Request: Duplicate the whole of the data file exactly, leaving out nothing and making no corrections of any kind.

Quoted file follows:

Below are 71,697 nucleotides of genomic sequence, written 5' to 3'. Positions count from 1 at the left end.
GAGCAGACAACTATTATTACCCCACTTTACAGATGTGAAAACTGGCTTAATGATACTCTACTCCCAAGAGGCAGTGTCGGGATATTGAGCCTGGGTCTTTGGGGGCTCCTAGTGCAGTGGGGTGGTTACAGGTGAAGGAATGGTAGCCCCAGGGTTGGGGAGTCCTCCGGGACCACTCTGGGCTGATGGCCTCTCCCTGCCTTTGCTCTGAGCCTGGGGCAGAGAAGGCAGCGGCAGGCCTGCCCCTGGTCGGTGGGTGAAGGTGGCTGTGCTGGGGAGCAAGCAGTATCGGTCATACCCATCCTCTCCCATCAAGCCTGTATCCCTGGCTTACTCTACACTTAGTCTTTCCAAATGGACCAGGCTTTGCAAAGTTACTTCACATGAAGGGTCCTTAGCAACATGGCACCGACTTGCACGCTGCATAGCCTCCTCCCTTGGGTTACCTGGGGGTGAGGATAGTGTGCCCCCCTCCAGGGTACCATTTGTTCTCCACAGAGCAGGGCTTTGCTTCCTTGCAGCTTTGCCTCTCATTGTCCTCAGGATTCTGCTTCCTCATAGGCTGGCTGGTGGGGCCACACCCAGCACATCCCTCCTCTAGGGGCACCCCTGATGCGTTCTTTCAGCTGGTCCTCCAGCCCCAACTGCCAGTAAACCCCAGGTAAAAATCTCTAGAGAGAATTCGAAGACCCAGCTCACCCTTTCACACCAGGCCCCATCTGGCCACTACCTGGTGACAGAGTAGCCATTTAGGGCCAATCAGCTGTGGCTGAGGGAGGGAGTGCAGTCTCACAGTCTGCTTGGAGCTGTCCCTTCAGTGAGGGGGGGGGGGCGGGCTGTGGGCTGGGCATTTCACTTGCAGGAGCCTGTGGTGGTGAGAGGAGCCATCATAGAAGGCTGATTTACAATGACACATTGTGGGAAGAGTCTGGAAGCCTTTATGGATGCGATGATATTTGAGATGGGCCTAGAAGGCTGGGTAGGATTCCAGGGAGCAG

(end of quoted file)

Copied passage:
Below are 71,697 nucleotides of genomic sequence, written 5' to 3'. Positions count from 1 at the left end.
GAGCAGACAACTATTATTACCCCACTTTACAGATGTGAAAACTGGCTTAATGATACTCTACTCCCAAGAGGCAGTGTCGGGATATTGAGCCTGGGTCTTTGGGGGCTCCTAGTGCAGTGGGGTGGTTACAGGTGAAGGAATGGTAGCCCCAGGGTTGGGGAGTCCTCCGGGACCACTCTGGGCTGATGGCCTCTCCCTGCCTTTGCTCTGAGCCTGGGGCAGAGAAGGCAGCGGCAGGCCTGCCCCTGGTCGGTGGGTGAAGGTGGCTGTGCTGGGGAGCAAGCAGTATCGGTCATACCCATCCTCTCCCATCAAGCCTGTATCCCTGGCTTACTCTACACTTAGTCTTTCCAAATGGACCAGGCTTTGCAAAGTTACTTCACATGAAGGGTCCTTAGCAACATGGCACCGACTTGCACGCTGCATAGCCTCCTCCCTTGGGTTACCTGGGGGTGAGGATAGTGTGCCCCCCTCCAGGGTACCATTTGTTCTCCACAGAGCAGGGCTTTGCTTCCTTGCAGCTTTGCCTCTCATTGTCCTCAGGATTCTGCTTCCTCATAGGCTGGCTGGTGGGGCCACACCCAGCACATCCCTCCTCTAGGGGCACCCCTGATGCGTTCTTTCAGCTGGTCCTCCAGCCCCAACTGCCAGTAAACCCCAGGTAAAAATCTCTAGAGAGAATTCGAAGACCCAGCTCACCCTTTCACACCAGGCCCCATCTGGCCACTACCTGGTGACAGAGTAGCCATTTAGGGCCAATCAGCTGTGGCTGAGGGAGGGAGTGCAGTCTCACAGTCTGCTTGGAGCTGTCCCTTCAGTGAGGGGGGGGGGGCGGGCTGTGGGCTGGGCATTTCACTTGCAGGAGCCTGTGGTGGTGAGAGGAGCCATCATAGAAGGCTGATTTACAATGACACATTGTGGGAAGAGTCTGGAAGCCTTTATGGATGCGATGATATTTGAGATGGGCCTAGAAGGCTGGGTAGGATTCCAGGGAGCAG